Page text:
John McLaughlin says final ‘bye bye’ — pioneering host dead at 89

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John McLaughlin. Facebook photo.

John McLaughlin, the conservative political commentator and host of the namesake long-running television show that pioneered hollering-heads discussions of Washington politics, died Tuesday morning.

The death of the staple of public affairs TV came just days after he informed viewers that he was “under the weather … yet my spirit is strong.”

He was 89.

His death was announced Tuesday on the program’s Facebook page:

“Earlier this morning, a beloved friend and mentor, Dr. John McLaughlin, passed away peacefully at the age of 89. As a former Jesuit priest, teacher, pundit and news host, John touched many lives.

“For 34 years, The McLaughlin Group informed millions of Americans. Now he has said bye bye for the last time, to rejoin his beloved dog, Oliver, in heaven. He will always be remembered.”

No cause of death was mentioned, but an ailing McLaughlin had missed the taping for this past weekend’s show — his first absence in the series’ 34 years.

John McLaughlin in 1984. Sun-Times File Photo.

John McLaughlin in 1984. Sun-Times File Photo.

The gruff and blunt-spoken McLaughlin hosted the syndicated program, which appeared on PBS and some CBS stations, since 1982.  This season, it was carried on Chicago’s WTTW-TV on Fridays and rerun on Saturdays.

McLaughlin moderated a lively discussion about politics and other events of the day  — “the sharpest minds, best sources, hardest talk” — with a panel of journalists and pundits.

Since its debut in April 1982, “The McLaughlin Group” upended the soft-spoken and non-confrontational style of shows such as “Washington Week in Review” and “Agronsky & Co.” with a raucous format that largely dispensed with politicians. It instead featured journalists quizzing, talking over and sometimes insulting each other. In recent years, the show billed itself as “The American Original” — a nod to all the shows that copied its format.

“John McLaughlin was a TV institution for generations of Americans,” tweeted House Minority Leader Nancy Pelosi. “We will miss his contagious spirit & tireless dedication.”


In this April 28, 2012 file photo, John McLaughlin arrives at the White House Correspondents’ Association Dinner in Washington. (AP Photo/Kevin Wolf, File)

In this April 28, 2012 file photo, John McLaughlin arrives at the White House Correspondents’ Association Dinner in Washington. (AP Photo/Kevin Wolf, File)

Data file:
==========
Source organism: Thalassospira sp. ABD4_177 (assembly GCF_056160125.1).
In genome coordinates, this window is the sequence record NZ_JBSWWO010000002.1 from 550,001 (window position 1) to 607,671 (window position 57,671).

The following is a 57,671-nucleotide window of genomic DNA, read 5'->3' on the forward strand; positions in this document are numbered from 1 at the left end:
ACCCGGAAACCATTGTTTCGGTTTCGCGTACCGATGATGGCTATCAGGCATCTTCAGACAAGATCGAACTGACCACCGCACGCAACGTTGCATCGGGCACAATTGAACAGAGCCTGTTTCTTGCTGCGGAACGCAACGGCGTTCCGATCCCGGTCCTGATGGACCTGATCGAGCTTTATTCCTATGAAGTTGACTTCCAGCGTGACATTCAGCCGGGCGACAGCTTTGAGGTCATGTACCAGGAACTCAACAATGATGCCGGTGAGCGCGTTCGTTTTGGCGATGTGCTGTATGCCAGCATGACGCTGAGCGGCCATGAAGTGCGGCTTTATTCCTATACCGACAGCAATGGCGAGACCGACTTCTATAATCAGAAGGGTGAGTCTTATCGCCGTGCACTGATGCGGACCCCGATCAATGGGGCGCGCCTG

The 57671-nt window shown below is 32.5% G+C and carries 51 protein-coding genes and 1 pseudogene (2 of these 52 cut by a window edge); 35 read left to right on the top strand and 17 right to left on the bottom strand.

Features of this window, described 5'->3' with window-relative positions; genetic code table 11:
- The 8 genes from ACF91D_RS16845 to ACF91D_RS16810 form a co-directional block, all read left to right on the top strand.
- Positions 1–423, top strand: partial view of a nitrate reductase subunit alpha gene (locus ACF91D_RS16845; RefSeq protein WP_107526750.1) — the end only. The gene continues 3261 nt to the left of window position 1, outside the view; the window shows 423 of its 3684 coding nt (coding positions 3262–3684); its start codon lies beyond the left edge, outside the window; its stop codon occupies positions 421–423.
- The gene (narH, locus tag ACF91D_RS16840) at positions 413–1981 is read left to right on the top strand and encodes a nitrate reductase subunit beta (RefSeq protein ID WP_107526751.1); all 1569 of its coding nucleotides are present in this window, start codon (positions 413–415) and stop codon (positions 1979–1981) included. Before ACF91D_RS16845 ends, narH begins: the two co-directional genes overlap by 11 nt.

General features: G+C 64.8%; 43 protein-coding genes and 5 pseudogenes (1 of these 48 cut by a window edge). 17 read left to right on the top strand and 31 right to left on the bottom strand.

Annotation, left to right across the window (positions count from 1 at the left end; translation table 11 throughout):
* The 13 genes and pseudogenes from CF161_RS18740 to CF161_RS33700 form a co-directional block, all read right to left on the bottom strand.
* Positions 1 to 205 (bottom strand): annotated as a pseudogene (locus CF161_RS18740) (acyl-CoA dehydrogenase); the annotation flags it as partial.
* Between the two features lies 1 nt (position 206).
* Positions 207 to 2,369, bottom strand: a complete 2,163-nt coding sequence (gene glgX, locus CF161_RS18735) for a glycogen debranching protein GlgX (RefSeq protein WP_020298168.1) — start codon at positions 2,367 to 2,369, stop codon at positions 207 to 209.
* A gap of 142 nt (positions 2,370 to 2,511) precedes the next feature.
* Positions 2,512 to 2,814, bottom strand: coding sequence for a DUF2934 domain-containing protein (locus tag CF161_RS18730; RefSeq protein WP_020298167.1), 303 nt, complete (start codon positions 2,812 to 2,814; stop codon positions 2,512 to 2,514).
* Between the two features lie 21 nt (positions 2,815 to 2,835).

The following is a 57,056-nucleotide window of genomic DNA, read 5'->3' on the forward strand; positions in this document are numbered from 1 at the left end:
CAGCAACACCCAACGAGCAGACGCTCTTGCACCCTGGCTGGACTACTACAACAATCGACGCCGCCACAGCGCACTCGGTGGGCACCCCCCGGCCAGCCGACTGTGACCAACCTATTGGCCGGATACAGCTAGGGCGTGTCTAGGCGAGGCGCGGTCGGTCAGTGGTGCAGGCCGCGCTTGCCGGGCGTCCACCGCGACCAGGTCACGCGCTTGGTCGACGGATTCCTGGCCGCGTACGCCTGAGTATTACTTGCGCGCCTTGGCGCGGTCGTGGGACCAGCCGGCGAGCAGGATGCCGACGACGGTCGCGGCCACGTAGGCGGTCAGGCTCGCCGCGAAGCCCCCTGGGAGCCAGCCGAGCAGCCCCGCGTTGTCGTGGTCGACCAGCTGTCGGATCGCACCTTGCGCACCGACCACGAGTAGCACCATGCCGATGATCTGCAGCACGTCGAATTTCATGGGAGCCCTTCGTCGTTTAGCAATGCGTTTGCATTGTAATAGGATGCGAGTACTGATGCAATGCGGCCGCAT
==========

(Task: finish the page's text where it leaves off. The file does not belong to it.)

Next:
In an interview with The Associated Press in 1986, McLaughlin said he felt talk shows hadn’t kept pace with changes in television.

“I began the group as a talk show of the ’90s,” he said, adding that he thought informing an audience could be entertaining: “The acquisition of knowledge need not be like listening to the Gregorian chant.”

Critics said the show was more about show business and entertainment than journalism and politics. They said it celebrated nasty posturing, abhorred complexity and featured a group of mostly aging conservative white men spouting off on topics they knew little about.

“Whether it was the guerrilla strategy of Afghan mujahedeen or the next open-market operation by the Federal Reserve Board, the members of the group always seemed to have just gotten off the phone with the guy in charge,” Eric Alterman charged in his 2000 book, “Sound and Fury: The Making of the Punditocracy.”

But the format was hugely successful. As McLaughlin himself might have said, on a probability scale from zero to 10 — zero meaning zero probability, 10 meaning metaphysical certitude — in the show’s heyday, the chances that the Washington establishment were faithfully tuning in each week was definitely a 10.

The show began with McLaughlin declaring, “Issue One!” and often featured the journalists pontificating on four or five issues. It would end with the journalists forecasting the future — usually with a high degree of certainty, if not accuracy — and McLaughlin declaring, “Buh-bye!”

The show made stars of its panelists, who could go on to command high-priced speaking engagements and even played themselves in movies such as “Independence Day,” ”Mission: Impossible” and “Watchmen.” McLaughlin also played himself on episodes of “ALF” and “Murphy Brown” and was ridiculed as a speed-talking egomaniac by Dana Carvey on “Saturday Night Live.”